Schilling, Byrd, Wolf. That's three. There are nine other pitchers on the Phillies' 25-man roster. Righthander Chad Ogea (4-7, 5.28 ERA through Sunday), who follows Schilling in the rotation, has been wildly inconsistent. After Ogea, there's no one resembling an established pitcher among the other eight. The fifth starter is ever changing. The relievers, most of them, are minor league call-ups without enough experience to have any kind of reputation, good or bad. The closer—replacing righthander Jeff Brantley, who is out for the season with a torn labrum—is third-year righthander Wayne Gomes (1-1, 3.65,11 saves), who routinely allows a hit or a walk or both before settling in and securing the save.
They try hard, you can say that for the relievers, the starters, the bench, the whole club. It may sound hackneyed, but that's the thing the Philadelphia manager, Terry Francona, insists upon. In a 10-year career with five big league clubs, Francona was a utility player, and he manages his bench well. But his team was six games over .500 because he's been trotting out the same eight guys pretty much daily, and they can all very much hit. Four of the regulars—catcher Mike Lieberthal (chart, page 45), rightfielder Bobby Abreu, centerfielder Doug Glanville and shortstop Alex Arias, filling in for the injured Desi Relaford—were hitting better than .300 at week's end. Leftfielder Ron Gant, batting in the number 2 spot (.259, nine homers, 37 RBIs), just keeps moving guys over, then smiles when he gets back to a bunch of raised arms in the dugout. The nominal offensive star of the team, third baseman Scott Rolen, has been in an offensive funk for much of the season, but last weekend he feasted on the Cubs' dismal pitching, going 5 for 12 in the series with three homers and 10 RBIs. The Phils, who were hitting .280 as a team and averaging almost 5.5 runs per game, have pop. That should keep them in half their remaining games.
So far, most of that pop has come from Abreu, the number 3 hitter, and Lieberthal, who often bats sixth. Abreu, a 25-year-old from Venezuela with a cannon arm and only one error through Sunday, was among the top 10 in the league in batting average (.331), on-base percentage (.418) and runs scored (59). The 27-year-old Lieberthal, Philadelphia's first pick in the 1990 draft, not only has been calling games with quiet assurance but also had thrown out a commendable 35% of attempted base stealers and had a .998 fielding percentage. At the plate he's been looking like Mike Piazza. As the Phillies improve, people are asking, Who is their leader? Lieberthal would be a natural answer, just as catcher Darren Daulton was the leader of the '93 pennant winners. But this is a different time, and this is a different team.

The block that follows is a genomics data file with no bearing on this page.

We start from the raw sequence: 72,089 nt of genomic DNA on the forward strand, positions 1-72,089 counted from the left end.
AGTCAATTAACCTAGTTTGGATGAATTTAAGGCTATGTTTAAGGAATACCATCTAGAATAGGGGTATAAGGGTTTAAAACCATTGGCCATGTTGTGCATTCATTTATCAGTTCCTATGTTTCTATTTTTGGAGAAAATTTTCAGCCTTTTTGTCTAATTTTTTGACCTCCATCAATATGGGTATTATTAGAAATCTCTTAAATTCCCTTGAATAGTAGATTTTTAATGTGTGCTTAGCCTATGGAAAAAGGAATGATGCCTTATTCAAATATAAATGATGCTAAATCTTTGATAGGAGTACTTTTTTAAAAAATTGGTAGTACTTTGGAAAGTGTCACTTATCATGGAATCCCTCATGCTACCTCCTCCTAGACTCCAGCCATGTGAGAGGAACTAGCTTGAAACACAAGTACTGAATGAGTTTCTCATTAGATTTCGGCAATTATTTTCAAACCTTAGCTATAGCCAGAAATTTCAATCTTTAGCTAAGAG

"We're a young team, but there's a core of us who have been together for two or three years," Lieberthal says. "We know what we can do, and we're playing the game right, so it's hard to pick a leader. If somebody stood up and shouted, 'Let's go,' they'd get a laugh." Which is another way of saying the Phils are pros, young ones.
This team is taking the George Bush route to improvement, practicing prudence at every turn. "We're not trying to gear up for the wild-card race," Francona says. "We're trying to become the next Atlanta Braves." The view is to the 21st century and a new ballpark. All of Philadelphia's farm teams are playing better than .500 ball, and first baseman Pat Burrell, the first pick in last year's draft, is devouring Double A pitching at Reading.
For years the Phillies were led by amiable chairman Bill Giles, who was essentially a fan turned loose. Two years ago Giles handed the reins over to Montgomery, who quickly installed Wade as general manager. They've made good decisions at every turn, not all of them popular. Maybe that's why, through Sunday, the team was drawing an average of just 23,142 fans at the Vet. But maybe that's also why the team is improving.
When Wade became acting G.M. in December 1997, his first major transaction was to trade Mickey Morandini—Schilling's best friend and a well-liked second baseman from the '93 team—to the Cubs for Glanville. Wade knew that center-fielder and leadoff hitter Lenny Dykstra's career was over, even though Dykstra, a beloved core member of the '93 team, did not yet know it himself. A few months later he released Dykstra. Since then Glanville has become a graceful fielder and dependable leadoff hitter.
Early last Friday night, before all the fireworks, offensive and otherwise, Wade, wearing a dark suit on a sultry evening, was walking behind the cage during batting practice. Morandini was loosening up. "Man, Eddie," the Cubs infielder said, "are you ever turning gray." Improvement comes at a price. The Phils are getting better. Nobody said it would be easy.
[This article contains a table. Please see hardcopy of magazine or PDF.]